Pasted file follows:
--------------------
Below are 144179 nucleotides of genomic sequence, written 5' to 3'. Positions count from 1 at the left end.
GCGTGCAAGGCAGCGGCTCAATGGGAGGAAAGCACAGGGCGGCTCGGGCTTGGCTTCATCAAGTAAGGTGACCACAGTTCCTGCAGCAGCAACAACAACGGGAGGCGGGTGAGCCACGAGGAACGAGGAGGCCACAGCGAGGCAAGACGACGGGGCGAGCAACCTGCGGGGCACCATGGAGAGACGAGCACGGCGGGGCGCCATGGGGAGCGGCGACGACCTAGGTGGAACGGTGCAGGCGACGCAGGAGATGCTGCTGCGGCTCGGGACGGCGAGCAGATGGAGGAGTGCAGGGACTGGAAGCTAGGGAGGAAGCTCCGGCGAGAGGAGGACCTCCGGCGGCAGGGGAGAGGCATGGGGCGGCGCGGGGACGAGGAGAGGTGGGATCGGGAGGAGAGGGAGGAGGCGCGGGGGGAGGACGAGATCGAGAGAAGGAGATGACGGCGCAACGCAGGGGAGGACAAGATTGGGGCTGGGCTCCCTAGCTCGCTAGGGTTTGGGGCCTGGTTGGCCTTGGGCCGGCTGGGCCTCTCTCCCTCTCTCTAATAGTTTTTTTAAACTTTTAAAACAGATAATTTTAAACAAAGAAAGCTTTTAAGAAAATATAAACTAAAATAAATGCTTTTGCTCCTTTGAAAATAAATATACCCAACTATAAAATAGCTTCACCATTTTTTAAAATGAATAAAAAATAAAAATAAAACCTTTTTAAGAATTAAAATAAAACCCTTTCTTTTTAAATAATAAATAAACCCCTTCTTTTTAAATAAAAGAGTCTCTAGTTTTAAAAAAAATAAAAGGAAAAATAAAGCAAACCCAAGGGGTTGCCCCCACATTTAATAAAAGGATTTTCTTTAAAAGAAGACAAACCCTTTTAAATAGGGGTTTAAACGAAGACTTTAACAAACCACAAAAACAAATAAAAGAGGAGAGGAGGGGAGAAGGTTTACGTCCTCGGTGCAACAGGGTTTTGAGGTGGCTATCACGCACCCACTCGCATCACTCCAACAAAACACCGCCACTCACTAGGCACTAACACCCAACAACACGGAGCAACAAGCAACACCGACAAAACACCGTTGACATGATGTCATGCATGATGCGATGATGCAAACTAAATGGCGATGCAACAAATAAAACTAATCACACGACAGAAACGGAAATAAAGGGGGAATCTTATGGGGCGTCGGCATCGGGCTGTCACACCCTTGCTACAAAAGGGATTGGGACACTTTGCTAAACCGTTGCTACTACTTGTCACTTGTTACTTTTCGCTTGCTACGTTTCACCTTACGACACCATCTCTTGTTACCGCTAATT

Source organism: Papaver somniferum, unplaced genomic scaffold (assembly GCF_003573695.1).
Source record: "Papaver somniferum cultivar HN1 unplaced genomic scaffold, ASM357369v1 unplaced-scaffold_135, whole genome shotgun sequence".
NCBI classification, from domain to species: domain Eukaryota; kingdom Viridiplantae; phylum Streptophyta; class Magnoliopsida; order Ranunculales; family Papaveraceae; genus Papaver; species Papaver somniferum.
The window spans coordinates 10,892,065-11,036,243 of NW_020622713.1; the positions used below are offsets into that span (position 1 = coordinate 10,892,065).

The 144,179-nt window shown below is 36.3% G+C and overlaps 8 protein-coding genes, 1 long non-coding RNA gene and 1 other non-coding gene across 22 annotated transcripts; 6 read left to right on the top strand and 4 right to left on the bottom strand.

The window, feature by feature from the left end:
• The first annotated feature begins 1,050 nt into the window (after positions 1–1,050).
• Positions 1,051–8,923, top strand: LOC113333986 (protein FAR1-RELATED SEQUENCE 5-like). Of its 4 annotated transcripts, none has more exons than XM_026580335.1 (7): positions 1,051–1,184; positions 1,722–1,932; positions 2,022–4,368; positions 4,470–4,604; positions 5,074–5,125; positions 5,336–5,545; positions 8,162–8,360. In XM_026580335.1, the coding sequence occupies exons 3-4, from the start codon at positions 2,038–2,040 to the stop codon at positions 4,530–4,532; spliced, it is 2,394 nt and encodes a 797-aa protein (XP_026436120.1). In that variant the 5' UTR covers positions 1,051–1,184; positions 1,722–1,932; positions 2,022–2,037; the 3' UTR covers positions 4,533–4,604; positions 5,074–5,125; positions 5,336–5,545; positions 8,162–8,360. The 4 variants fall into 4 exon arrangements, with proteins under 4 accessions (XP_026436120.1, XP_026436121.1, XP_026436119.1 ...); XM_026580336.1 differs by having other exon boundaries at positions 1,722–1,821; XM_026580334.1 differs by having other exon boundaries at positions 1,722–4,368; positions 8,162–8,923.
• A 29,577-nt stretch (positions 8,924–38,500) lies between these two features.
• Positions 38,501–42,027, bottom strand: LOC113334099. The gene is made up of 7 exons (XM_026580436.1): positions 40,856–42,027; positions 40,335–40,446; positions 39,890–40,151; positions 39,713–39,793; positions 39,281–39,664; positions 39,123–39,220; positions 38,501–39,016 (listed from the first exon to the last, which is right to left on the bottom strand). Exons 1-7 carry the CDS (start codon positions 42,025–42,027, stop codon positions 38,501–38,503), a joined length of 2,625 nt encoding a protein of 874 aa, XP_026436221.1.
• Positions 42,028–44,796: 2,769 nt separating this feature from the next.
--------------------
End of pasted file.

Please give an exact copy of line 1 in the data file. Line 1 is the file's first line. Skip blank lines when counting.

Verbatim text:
Below are 144179 nucleotides of genomic sequence, written 5' to 3'. Positions count from 1 at the left end.